Excavating, reappraising, and cataloging Planetary early in the 21st Century
[The first in what should be a comprehensive series, both these small essays and the related annotations will not include a summary but will drop spoilers without warning, as necessary. Events and concepts discussed out of their order of first-appearance, and general summaries of stories will not be provided. All of these posts may be subject to severe and dramatic rewrites without notice, as new things occur to me, and of course, I welcome any further annotation suggestions or general feedback at
This project could not exist without the fine work of The Planetary Appreciation Page, the now defunct Warren Ellis Forum, the slowly-defuncting Barbelith messageboard, and the Planetary team of Warren Ellis, John Cassaday, Laura DePuy/Martin, John Layman, David Baron, Scott Dunbier, and the many letterers, designers, and other contributors.
This project is dedicated to mystery archeologists everywhere, of every walk and a myriad of tastes, habits, and ingenuities.]
One thing I find interesting with Planetary, is that, while three systems of power are very focused on (specifically: breeding, gift, and mutation), that education can be empowering is left largely implicit, though just as – if not significantly more – important to the development of the narrative and the arcs of our primary characters. Elijah Snow is a detective through his delight in discovery, in research and putting the pieces together, gaining moral (and corrective) elements only as they develop alongside his other pleasures, some of the nastiness and shortsightedness of the world around (him and the kind of people frequently running it) being revealed to him. It is as significant and prominent in every issue of Planetary as the power of storytelling or the importance of naming things.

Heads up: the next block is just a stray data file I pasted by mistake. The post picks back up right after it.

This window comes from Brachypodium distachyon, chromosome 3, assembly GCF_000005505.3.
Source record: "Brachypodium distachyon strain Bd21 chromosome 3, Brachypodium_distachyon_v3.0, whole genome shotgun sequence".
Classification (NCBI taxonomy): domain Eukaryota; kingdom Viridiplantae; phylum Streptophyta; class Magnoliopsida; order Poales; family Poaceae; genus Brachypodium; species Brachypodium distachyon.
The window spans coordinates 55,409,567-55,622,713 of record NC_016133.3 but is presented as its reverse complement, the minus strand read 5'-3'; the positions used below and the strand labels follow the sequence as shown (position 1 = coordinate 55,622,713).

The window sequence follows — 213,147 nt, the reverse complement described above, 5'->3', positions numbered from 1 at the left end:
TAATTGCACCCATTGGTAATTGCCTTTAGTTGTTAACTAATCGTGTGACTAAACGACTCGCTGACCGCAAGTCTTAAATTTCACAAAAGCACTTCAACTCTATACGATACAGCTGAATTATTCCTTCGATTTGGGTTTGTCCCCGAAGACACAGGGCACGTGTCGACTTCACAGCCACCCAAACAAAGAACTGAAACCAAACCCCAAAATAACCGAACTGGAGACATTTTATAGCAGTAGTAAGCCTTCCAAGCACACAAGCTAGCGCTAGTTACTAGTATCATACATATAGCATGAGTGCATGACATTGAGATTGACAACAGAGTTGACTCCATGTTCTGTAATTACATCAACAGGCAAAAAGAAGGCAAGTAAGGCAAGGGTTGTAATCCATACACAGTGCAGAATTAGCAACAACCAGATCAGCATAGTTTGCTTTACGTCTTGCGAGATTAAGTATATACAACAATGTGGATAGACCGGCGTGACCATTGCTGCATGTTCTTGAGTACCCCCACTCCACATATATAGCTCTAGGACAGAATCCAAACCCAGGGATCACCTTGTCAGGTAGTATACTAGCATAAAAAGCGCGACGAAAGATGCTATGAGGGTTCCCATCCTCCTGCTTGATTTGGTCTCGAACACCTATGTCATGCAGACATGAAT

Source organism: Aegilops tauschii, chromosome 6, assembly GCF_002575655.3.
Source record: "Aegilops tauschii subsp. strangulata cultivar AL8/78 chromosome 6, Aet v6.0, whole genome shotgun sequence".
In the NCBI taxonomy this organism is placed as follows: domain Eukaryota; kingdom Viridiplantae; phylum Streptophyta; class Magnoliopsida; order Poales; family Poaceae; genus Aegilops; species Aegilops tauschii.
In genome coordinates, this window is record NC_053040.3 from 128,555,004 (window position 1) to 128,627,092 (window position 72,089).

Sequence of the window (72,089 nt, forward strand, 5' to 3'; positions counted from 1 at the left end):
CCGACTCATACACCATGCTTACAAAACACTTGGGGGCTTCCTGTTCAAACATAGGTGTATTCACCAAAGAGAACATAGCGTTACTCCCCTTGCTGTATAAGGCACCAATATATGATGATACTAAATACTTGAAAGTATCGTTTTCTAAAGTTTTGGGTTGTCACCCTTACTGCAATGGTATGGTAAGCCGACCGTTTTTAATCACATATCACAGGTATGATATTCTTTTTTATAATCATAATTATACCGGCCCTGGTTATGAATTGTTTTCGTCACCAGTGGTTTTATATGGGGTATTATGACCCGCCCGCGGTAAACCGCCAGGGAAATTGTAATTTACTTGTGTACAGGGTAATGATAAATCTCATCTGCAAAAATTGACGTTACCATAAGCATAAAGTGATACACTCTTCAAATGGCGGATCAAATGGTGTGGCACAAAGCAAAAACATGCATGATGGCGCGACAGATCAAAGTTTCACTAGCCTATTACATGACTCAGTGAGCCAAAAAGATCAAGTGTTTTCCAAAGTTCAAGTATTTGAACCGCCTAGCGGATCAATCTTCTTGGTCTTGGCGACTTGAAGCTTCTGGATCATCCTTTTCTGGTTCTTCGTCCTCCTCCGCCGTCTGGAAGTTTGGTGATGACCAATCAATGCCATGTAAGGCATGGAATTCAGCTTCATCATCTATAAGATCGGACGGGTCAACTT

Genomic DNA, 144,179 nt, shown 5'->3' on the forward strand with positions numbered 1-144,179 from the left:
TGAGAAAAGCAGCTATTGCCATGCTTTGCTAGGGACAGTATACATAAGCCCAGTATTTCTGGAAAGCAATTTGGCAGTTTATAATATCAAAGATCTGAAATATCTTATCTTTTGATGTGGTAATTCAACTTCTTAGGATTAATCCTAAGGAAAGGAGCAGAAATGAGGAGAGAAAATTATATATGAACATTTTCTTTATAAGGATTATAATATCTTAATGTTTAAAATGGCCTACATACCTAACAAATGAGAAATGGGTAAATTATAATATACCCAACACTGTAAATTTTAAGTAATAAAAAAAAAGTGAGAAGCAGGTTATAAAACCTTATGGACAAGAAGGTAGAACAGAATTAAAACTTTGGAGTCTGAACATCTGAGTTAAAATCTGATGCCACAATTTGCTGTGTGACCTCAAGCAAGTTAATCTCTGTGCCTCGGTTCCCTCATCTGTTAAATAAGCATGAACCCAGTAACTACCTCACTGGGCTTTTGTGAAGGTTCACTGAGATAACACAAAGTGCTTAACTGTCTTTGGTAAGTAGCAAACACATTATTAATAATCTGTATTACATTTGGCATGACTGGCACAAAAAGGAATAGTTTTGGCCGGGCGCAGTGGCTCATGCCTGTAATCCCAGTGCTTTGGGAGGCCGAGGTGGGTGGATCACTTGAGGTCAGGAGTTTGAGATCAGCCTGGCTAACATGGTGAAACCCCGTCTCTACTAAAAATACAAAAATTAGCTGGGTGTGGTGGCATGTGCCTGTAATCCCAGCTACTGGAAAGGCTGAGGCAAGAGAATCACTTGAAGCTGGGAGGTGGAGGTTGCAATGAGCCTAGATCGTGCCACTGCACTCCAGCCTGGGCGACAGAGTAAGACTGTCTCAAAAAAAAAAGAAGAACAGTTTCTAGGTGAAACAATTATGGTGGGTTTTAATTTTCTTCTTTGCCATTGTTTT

And, that’s the thing people miss about the series, when they suggest it would be better served as a didactic, reactive prose essay. The best ideas of the series are communicated by example, not by declaration.
Axel Brass, like Elijah Snow, was not content being born with abilities exceeding his neighbors, he did not stop with a specialized diet and exercise regime handed him by his parents, rest on the laurels of an engineered genetic inheritance; he learned to go without food, to heal wounds with his mind.
The Aviator, “fought unknown things and black technologies simply to learn of them,” we will be told in a later issue, and in this issue, we see their group of remarkable individuals includes Edison, the boyish adventure spirit of “Electric America,” the inventor/adventurer. Jakita Wagner claims she works for Planetary because it “stops [her] from getting bored,” and it is implied that this is more concerned with physical stimulation, than intellectual, but we see from the next issue, forward, that it is primarily an aesthetic issue. Jakita’s flight from boredom into novelty is no different than Snow’s, except that she appears to lack the drive to apply her discoveries to further ends, preferring the immediate responses or admiring or hitting them.
Axel Brass and his friends share Snow’s drive, though, in full force – except, arguably, The Millionaire, Bret Leather, who sees his work as a crimefighter, killer, and newspaper publisher in Chicago as “serious business” he has to get back to. Saving the world from World War Two isn’t serious enough, or maybe it is not business enough. But, he, too, colludes to use their intentions and a quantum brain picking out a true existence from all possibilities. Shortsighted or farsighted, the best it seems the pulp heroes analogs can attempt is policing, correction. For them, saving is correcting, they are exchangeable concepts. So, they turn on the computer, the quantum brain they are sitting in, that it might generate an answer, an equation for a perfect world, knowing fully that the mere processing towards that answer, or the accomplishment of it, might transfigure the answer into objective truth. The world may be (re)made to fit the answer the brain decides on. The evidence may be generated by the deduction. The map may necessitate the territory into being.